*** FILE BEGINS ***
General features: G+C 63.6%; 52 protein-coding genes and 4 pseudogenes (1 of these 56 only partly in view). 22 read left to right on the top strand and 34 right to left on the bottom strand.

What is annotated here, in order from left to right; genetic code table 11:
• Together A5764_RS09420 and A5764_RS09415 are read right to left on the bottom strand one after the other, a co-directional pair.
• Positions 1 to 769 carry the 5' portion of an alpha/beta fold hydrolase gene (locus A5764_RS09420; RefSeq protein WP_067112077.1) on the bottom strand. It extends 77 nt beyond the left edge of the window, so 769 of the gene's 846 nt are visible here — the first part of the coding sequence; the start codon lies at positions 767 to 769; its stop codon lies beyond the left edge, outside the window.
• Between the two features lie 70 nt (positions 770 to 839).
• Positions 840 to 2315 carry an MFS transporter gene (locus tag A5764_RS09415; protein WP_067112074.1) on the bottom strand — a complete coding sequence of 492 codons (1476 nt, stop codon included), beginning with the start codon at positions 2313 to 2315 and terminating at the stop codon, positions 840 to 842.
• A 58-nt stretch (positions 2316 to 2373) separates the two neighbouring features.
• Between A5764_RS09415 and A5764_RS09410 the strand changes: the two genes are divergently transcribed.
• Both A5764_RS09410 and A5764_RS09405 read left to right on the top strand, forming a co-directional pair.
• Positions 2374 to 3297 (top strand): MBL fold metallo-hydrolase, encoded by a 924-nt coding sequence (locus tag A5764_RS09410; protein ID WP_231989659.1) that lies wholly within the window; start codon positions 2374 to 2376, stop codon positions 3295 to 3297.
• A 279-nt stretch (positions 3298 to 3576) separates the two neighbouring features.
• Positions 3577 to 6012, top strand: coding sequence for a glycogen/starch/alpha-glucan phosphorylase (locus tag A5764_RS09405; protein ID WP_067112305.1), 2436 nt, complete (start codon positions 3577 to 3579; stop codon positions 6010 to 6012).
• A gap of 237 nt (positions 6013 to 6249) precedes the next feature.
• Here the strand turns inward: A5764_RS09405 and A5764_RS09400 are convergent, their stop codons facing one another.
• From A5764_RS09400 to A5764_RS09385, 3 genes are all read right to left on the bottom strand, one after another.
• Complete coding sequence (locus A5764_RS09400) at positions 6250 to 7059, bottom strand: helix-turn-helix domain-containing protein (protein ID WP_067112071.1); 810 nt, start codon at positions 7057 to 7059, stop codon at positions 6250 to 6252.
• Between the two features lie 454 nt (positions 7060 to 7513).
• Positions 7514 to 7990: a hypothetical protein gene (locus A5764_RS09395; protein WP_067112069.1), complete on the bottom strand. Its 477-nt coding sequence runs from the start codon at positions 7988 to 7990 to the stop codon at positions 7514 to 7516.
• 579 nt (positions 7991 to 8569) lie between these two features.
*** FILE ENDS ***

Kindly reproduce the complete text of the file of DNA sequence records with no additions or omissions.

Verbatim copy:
General features: G+C 63.6%; 52 protein-coding genes and 4 pseudogenes (1 of these 56 only partly in view). 22 read left to right on the top strand and 34 right to left on the bottom strand.

What is annotated here, in order from left to right; genetic code table 11:
• Together A5764_RS09420 and A5764_RS09415 are read right to left on the bottom strand one after the other, a co-directional pair.
• Positions 1 to 769 carry the 5' portion of an alpha/beta fold hydrolase gene (locus A5764_RS09420; RefSeq protein WP_067112077.1) on the bottom strand. It extends 77 nt beyond the left edge of the window, so 769 of the gene's 846 nt are visible here — the first part of the coding sequence; the start codon lies at positions 767 to 769; its stop codon lies beyond the left edge, outside the window.
• Between the two features lie 70 nt (positions 770 to 839).
• Positions 840 to 2315 carry an MFS transporter gene (locus tag A5764_RS09415; protein WP_067112074.1) on the bottom strand — a complete coding sequence of 492 codons (1476 nt, stop codon included), beginning with the start codon at positions 2313 to 2315 and terminating at the stop codon, positions 840 to 842.
• A 58-nt stretch (positions 2316 to 2373) separates the two neighbouring features.
• Between A5764_RS09415 and A5764_RS09410 the strand changes: the two genes are divergently transcribed.
• Both A5764_RS09410 and A5764_RS09405 read left to right on the top strand, forming a co-directional pair.
• Positions 2374 to 3297 (top strand): MBL fold metallo-hydrolase, encoded by a 924-nt coding sequence (locus tag A5764_RS09410; protein ID WP_231989659.1) that lies wholly within the window; start codon positions 2374 to 2376, stop codon positions 3295 to 3297.
• A 279-nt stretch (positions 3298 to 3576) separates the two neighbouring features.
• Positions 3577 to 6012, top strand: coding sequence for a glycogen/starch/alpha-glucan phosphorylase (locus tag A5764_RS09405; protein ID WP_067112305.1), 2436 nt, complete (start codon positions 3577 to 3579; stop codon positions 6010 to 6012).
• A gap of 237 nt (positions 6013 to 6249) precedes the next feature.
• Here the strand turns inward: A5764_RS09405 and A5764_RS09400 are convergent, their stop codons facing one another.
• From A5764_RS09400 to A5764_RS09385, 3 genes are all read right to left on the bottom strand, one after another.
• Complete coding sequence (locus A5764_RS09400) at positions 6250 to 7059, bottom strand: helix-turn-helix domain-containing protein (protein ID WP_067112071.1); 810 nt, start codon at positions 7057 to 7059, stop codon at positions 6250 to 6252.
• Between the two features lie 454 nt (positions 7060 to 7513).
• Positions 7514 to 7990: a hypothetical protein gene (locus A5764_RS09395; protein WP_067112069.1), complete on the bottom strand. Its 477-nt coding sequence runs from the start codon at positions 7988 to 7990 to the stop codon at positions 7514 to 7516.
• 579 nt (positions 7991 to 8569) lie between these two features.